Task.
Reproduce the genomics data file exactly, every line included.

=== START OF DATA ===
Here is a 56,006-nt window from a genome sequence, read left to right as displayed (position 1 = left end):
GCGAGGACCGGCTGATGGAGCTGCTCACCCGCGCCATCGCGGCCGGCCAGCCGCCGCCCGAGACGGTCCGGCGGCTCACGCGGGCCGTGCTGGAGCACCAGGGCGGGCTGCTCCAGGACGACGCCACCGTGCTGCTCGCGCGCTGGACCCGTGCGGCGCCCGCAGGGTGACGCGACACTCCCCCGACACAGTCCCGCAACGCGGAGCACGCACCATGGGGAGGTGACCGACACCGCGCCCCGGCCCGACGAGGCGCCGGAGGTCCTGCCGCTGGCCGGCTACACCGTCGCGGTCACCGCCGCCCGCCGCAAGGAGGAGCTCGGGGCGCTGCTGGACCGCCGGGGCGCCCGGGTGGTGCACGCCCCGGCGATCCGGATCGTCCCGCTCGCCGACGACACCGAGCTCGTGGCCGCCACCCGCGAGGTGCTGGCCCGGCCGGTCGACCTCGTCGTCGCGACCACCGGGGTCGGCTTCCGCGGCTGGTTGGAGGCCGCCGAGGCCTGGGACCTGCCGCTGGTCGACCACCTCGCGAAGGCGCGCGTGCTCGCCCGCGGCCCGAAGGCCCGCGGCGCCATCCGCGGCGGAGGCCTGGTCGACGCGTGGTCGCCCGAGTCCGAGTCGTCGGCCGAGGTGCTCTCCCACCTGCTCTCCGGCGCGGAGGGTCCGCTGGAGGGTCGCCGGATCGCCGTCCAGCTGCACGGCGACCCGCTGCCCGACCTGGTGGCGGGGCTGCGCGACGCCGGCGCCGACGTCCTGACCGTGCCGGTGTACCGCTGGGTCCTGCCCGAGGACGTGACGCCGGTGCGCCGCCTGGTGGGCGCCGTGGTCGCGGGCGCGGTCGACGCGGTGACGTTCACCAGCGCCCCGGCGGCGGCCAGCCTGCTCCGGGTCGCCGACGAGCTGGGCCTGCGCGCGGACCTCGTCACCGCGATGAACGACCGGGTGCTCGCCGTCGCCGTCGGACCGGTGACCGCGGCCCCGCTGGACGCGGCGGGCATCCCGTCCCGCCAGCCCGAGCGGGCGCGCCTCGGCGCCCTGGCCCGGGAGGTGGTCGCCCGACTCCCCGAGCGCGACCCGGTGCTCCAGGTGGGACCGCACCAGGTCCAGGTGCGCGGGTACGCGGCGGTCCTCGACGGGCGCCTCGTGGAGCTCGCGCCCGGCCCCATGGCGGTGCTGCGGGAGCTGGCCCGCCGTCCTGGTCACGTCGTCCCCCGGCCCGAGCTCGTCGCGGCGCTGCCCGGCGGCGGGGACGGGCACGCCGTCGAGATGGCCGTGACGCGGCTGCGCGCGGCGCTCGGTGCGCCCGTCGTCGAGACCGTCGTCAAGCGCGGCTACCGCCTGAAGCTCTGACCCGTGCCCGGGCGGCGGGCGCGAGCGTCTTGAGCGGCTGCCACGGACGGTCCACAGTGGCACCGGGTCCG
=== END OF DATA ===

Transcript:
Here is a 56,006-nt window from a genome sequence, read left to right as displayed (position 1 = left end):
GCGAGGACCGGCTGATGGAGCTGCTCACCCGCGCCATCGCGGCCGGCCAGCCGCCGCCCGAGACGGTCCGGCGGCTCACGCGGGCCGTGCTGGAGCACCAGGGCGGGCTGCTCCAGGACGACGCCACCGTGCTGCTCGCGCGCTGGACCCGTGCGGCGCCCGCAGGGTGACGCGACACTCCCCCGACACAGTCCCGCAACGCGGAGCACGCACCATGGGGAGGTGACCGACACCGCGCCCCGGCCCGACGAGGCGCCGGAGGTCCTGCCGCTGGCCGGCTACACCGTCGCGGTCACCGCCGCCCGCCGCAAGGAGGAGCTCGGGGCGCTGCTGGACCGCCGGGGCGCCCGGGTGGTGCACGCCCCGGCGATCCGGATCGTCCCGCTCGCCGACGACACCGAGCTCGTGGCCGCCACCCGCGAGGTGCTGGCCCGGCCGGTCGACCTCGTCGTCGCGACCACCGGGGTCGGCTTCCGCGGCTGGTTGGAGGCCGCCGAGGCCTGGGACCTGCCGCTGGTCGACCACCTCGCGAAGGCGCGCGTGCTCGCCCGCGGCCCGAAGGCCCGCGGCGCCATCCGCGGCGGAGGCCTGGTCGACGCGTGGTCGCCCGAGTCCGAGTCGTCGGCCGAGGTGCTCTCCCACCTGCTCTCCGGCGCGGAGGGTCCGCTGGAGGGTCGCCGGATCGCCGTCCAGCTGCACGGCGACCCGCTGCCCGACCTGGTGGCGGGGCTGCGCGACGCCGGCGCCGACGTCCTGACCGTGCCGGTGTACCGCTGGGTCCTGCCCGAGGACGTGACGCCGGTGCGCCGCCTGGTGGGCGCCGTGGTCGCGGGCGCGGTCGACGCGGTGACGTTCACCAGCGCCCCGGCGGCGGCCAGCCTGCTCCGGGTCGCCGACGAGCTGGGCCTGCGCGCGGACCTCGTCACCGCGATGAACGACCGGGTGCTCGCCGTCGCCGTCGGACCGGTGACCGCGGCCCCGCTGGACGCGGCGGGCATCCCGTCCCGCCAGCCCGAGCGGGCGCGCCTCGGCGCCCTGGCCCGGGAGGTGGTCGCCCGACTCCCCGAGCGCGACCCGGTGCTCCAGGTGGGACCGCACCAGGTCCAGGTGCGCGGGTACGCGGCGGTCCTCGACGGGCGCCTCGTGGAGCTCGCGCCCGGCCCCATGGCGGTGCTGCGGGAGCTGGCCCGCCGTCCTGGTCACGTCGTCCCCCGGCCCGAGCTCGTCGCGGCGCTGCCCGGCGGCGGGGACGGGCACGCCGTCGAGATGGCCGTGACGCGGCTGCGCGCGGCGCTCGGTGCGCCCGTCGTCGAGACCGTCGTCAAGCGCGGCTACCGCCTGAAGCTCTGACCCGTGCCCGGGCGGCGGGCGCGAGCGTCTTGAGCGGCTGCCACGGACGGTCCACAGTGGCACCGGGTCCG